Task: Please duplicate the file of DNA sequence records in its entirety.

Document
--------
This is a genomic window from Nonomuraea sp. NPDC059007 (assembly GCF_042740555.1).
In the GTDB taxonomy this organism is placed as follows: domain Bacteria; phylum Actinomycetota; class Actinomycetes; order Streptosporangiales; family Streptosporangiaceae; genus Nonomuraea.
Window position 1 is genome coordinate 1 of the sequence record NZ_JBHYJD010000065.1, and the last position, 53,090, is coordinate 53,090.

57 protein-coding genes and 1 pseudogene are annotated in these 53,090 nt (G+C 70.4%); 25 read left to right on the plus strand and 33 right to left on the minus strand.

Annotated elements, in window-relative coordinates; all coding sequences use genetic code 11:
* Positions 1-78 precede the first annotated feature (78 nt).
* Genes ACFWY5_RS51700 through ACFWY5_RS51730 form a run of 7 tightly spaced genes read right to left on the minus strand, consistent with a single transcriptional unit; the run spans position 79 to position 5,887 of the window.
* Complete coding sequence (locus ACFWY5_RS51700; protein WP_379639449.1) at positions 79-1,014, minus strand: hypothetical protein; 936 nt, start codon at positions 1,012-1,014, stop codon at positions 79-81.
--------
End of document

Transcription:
This is a genomic window from Nonomuraea sp. NPDC059007 (assembly GCF_042740555.1).
In the GTDB taxonomy this organism is placed as follows: domain Bacteria; phylum Actinomycetota; class Actinomycetes; order Streptosporangiales; family Streptosporangiaceae; genus Nonomuraea.
Window position 1 is genome coordinate 1 of the sequence record NZ_JBHYJD010000065.1, and the last position, 53,090, is coordinate 53,090.

57 protein-coding genes and 1 pseudogene are annotated in these 53,090 nt (G+C 70.4%); 25 read left to right on the plus strand and 33 right to left on the minus strand.

Annotated elements, in window-relative coordinates; all coding sequences use genetic code 11:
* Positions 1-78 precede the first annotated feature (78 nt).
* Genes ACFWY5_RS51700 through ACFWY5_RS51730 form a run of 7 tightly spaced genes read right to left on the minus strand, consistent with a single transcriptional unit; the run spans position 79 to position 5,887 of the window.
* Complete coding sequence (locus ACFWY5_RS51700; protein WP_379639449.1) at positions 79-1,014, minus strand: hypothetical protein; 936 nt, start codon at positions 1,012-1,014, stop codon at positions 79-81.